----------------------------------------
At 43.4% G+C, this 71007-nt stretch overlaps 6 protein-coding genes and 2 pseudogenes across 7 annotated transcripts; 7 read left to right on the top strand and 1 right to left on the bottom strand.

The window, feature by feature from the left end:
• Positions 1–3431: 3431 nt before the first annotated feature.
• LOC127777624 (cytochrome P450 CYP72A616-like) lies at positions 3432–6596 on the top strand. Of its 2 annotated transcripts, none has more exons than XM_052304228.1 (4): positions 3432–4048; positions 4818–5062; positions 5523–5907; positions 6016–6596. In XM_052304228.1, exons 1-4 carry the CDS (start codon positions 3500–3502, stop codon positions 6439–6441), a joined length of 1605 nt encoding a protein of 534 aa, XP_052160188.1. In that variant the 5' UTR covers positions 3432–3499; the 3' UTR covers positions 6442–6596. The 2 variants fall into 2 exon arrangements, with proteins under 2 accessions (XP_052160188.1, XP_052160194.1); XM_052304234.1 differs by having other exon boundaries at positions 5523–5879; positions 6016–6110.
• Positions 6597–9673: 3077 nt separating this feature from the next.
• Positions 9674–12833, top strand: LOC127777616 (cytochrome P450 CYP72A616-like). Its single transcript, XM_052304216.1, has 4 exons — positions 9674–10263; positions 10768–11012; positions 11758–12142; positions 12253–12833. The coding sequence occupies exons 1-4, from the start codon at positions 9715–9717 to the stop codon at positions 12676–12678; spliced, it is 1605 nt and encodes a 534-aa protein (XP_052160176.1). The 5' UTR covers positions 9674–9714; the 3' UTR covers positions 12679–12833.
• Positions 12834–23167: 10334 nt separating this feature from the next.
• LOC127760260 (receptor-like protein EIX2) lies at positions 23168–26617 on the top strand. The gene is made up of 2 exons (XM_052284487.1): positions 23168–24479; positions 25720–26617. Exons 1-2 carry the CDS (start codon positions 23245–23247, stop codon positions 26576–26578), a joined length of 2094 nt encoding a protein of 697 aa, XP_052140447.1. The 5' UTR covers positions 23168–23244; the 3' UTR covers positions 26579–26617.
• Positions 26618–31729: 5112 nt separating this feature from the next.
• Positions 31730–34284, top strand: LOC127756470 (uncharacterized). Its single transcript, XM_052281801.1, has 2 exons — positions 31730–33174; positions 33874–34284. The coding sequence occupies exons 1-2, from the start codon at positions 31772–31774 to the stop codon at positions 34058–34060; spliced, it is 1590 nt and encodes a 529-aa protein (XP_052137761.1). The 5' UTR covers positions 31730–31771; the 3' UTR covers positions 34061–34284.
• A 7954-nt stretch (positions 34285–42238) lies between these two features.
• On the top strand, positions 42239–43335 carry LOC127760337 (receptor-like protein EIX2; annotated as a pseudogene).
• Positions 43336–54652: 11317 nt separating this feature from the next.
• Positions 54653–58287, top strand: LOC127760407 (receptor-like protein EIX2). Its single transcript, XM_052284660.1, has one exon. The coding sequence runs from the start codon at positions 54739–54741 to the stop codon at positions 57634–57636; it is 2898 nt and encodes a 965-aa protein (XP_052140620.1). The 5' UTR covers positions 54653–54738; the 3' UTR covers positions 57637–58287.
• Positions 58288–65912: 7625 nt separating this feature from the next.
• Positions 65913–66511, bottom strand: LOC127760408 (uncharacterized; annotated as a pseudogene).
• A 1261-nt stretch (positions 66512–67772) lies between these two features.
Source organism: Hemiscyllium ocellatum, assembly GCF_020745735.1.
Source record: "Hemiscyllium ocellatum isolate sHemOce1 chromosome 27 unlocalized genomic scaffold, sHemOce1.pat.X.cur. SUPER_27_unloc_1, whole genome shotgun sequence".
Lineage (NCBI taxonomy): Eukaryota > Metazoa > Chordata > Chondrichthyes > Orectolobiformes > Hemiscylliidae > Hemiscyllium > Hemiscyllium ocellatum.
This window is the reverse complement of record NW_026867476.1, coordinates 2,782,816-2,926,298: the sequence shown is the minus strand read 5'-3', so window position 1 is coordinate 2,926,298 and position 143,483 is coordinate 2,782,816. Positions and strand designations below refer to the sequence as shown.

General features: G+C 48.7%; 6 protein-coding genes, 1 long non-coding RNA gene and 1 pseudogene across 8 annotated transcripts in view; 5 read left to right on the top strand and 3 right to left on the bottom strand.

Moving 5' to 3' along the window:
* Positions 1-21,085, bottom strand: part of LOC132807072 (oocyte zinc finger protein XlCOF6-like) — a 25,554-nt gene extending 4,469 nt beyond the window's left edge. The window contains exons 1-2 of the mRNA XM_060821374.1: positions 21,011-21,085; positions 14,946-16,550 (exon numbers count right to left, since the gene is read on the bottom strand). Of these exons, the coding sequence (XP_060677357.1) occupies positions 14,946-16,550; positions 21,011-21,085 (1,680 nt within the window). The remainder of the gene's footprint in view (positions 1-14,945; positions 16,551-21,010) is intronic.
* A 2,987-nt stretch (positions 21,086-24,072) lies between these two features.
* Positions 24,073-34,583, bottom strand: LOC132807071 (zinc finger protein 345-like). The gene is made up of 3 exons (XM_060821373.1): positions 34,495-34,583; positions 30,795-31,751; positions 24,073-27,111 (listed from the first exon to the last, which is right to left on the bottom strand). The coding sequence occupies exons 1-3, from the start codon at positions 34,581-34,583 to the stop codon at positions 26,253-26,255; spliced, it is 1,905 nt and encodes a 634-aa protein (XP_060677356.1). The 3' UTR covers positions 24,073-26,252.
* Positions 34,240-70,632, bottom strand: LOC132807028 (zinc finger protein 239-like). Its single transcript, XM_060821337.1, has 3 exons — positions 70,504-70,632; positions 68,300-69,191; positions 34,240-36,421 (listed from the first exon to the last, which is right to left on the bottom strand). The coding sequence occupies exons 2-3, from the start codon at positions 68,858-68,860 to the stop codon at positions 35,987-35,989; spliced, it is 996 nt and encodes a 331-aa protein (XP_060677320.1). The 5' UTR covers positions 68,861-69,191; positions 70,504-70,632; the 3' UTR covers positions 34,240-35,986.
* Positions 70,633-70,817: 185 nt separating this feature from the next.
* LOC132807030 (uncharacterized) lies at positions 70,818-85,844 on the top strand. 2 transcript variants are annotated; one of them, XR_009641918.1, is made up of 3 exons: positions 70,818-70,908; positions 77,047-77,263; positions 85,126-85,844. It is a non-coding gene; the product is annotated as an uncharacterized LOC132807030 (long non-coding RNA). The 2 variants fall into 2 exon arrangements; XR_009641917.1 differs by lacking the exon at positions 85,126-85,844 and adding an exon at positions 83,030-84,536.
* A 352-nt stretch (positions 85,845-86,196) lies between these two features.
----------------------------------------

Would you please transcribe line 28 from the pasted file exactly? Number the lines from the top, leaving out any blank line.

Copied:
* Positions 70,633-70,817: 185 nt separating this feature from the next.